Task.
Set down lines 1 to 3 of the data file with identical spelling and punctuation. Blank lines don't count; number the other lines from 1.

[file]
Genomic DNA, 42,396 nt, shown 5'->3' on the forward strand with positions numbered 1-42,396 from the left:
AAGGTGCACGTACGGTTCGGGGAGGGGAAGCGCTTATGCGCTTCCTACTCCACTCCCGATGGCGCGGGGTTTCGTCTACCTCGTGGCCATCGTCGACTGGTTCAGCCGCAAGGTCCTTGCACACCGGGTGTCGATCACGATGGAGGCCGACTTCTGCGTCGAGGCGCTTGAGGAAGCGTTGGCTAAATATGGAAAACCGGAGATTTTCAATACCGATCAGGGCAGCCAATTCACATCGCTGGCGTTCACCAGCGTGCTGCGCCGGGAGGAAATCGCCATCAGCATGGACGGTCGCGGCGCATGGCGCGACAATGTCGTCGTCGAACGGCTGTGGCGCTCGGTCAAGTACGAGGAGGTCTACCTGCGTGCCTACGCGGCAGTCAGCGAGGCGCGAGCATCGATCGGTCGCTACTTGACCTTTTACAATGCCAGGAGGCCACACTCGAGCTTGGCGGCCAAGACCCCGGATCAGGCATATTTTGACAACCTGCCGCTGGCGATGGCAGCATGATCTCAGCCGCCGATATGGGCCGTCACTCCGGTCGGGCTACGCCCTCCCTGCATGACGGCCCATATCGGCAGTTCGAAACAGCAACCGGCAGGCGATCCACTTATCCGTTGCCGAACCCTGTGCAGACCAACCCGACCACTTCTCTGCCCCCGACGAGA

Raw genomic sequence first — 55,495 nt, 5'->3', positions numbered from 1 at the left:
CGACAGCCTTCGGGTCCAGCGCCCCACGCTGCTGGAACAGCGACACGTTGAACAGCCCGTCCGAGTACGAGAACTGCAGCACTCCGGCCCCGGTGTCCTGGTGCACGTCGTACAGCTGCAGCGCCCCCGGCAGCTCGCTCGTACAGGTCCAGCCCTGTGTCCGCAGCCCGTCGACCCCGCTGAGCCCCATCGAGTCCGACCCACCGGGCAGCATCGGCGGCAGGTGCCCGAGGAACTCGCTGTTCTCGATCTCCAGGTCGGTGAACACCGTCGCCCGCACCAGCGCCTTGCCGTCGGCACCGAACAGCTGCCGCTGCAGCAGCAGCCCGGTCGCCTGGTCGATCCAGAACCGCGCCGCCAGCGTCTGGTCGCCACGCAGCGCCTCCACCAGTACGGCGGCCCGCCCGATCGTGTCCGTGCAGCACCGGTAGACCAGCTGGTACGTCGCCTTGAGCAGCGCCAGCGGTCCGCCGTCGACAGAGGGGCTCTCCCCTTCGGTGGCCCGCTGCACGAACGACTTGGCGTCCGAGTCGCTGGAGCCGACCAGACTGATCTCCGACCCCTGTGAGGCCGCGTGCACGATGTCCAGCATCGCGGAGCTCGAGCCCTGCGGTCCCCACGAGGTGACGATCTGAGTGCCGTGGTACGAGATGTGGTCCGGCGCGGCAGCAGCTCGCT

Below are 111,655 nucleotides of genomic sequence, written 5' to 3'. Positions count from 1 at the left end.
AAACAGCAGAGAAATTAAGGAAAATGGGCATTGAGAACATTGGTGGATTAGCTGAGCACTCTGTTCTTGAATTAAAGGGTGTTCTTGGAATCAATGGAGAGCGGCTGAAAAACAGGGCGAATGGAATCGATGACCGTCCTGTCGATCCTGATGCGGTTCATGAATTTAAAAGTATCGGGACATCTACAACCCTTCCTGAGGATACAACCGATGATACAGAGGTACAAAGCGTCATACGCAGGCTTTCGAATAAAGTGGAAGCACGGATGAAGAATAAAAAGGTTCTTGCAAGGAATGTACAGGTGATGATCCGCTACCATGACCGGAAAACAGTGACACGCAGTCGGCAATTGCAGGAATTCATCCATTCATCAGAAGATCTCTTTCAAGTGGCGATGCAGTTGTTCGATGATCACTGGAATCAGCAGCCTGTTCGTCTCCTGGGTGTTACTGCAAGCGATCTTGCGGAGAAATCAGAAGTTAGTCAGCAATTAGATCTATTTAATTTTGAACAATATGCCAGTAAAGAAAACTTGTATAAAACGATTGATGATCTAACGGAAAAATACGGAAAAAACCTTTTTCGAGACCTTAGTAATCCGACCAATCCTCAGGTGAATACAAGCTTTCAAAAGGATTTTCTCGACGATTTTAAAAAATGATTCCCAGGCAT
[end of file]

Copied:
Genomic DNA, 42,396 nt, shown 5'->3' on the forward strand with positions numbered 1-42,396 from the left:
AAGGTGCACGTACGGTTCGGGGAGGGGAAGCGCTTATGCGCTTCCTACTCCACTCCCGATGGCGCGGGGTTTCGTCTACCTCGTGGCCATCGTCGACTGGTTCAGCCGCAAGGTCCTTGCACACCGGGTGTCGATCACGATGGAGGCCGACTTCTGCGTCGAGGCGCTTGAGGAAGCGTTGGCTAAATATGGAAAACCGGAGATTTTCAATACCGATCAGGGCAGCCAATTCACATCGCTGGCGTTCACCAGCGTGCTGCGCCGGGAGGAAATCGCCATCAGCATGGACGGTCGCGGCGCATGGCGCGACAATGTCGTCGTCGAACGGCTGTGGCGCTCGGTCAAGTACGAGGAGGTCTACCTGCGTGCCTACGCGGCAGTCAGCGAGGCGCGAGCATCGATCGGTCGCTACTTGACCTTTTACAATGCCAGGAGGCCACACTCGAGCTTGGCGGCCAAGACCCCGGATCAGGCATATTTTGACAACCTGCCGCTGGCGATGGCAGCATGATCTCAGCCGCCGATATGGGCCGTCACTCCGGTCGGGCTACGCCCTCCCTGCATGACGGCCCATATCGGCAGTTCGAAACAGCAACCGGCAGGCGATCCACTTATCCGTTGCCGAACCCTGTGCAGACCAACCCGACCACTTCTCTGCCCCCGACGAGA

Raw genomic sequence first — 55,495 nt, 5'->3', positions numbered from 1 at the left: